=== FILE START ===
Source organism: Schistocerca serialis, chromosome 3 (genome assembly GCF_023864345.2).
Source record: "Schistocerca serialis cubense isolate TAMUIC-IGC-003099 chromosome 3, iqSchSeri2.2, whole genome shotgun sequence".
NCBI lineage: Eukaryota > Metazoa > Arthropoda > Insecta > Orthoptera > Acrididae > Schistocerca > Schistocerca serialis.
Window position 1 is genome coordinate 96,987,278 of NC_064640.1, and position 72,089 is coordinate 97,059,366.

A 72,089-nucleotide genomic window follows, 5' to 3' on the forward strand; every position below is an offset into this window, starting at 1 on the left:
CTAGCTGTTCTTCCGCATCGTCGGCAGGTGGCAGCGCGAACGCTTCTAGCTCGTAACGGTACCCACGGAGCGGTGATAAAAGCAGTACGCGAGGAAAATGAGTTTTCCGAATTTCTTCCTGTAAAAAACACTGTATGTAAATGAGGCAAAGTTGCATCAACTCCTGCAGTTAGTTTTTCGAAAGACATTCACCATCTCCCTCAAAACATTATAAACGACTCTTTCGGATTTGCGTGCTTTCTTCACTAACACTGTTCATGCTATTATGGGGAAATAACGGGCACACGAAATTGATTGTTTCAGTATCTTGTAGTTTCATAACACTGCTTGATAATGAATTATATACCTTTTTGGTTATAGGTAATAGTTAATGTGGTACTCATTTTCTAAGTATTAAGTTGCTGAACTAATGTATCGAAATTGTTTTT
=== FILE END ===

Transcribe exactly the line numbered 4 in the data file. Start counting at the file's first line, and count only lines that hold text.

Window position 1 is genome coordinate 96,987,278 of NC_064640.1, and position 72,089 is coordinate 97,059,366.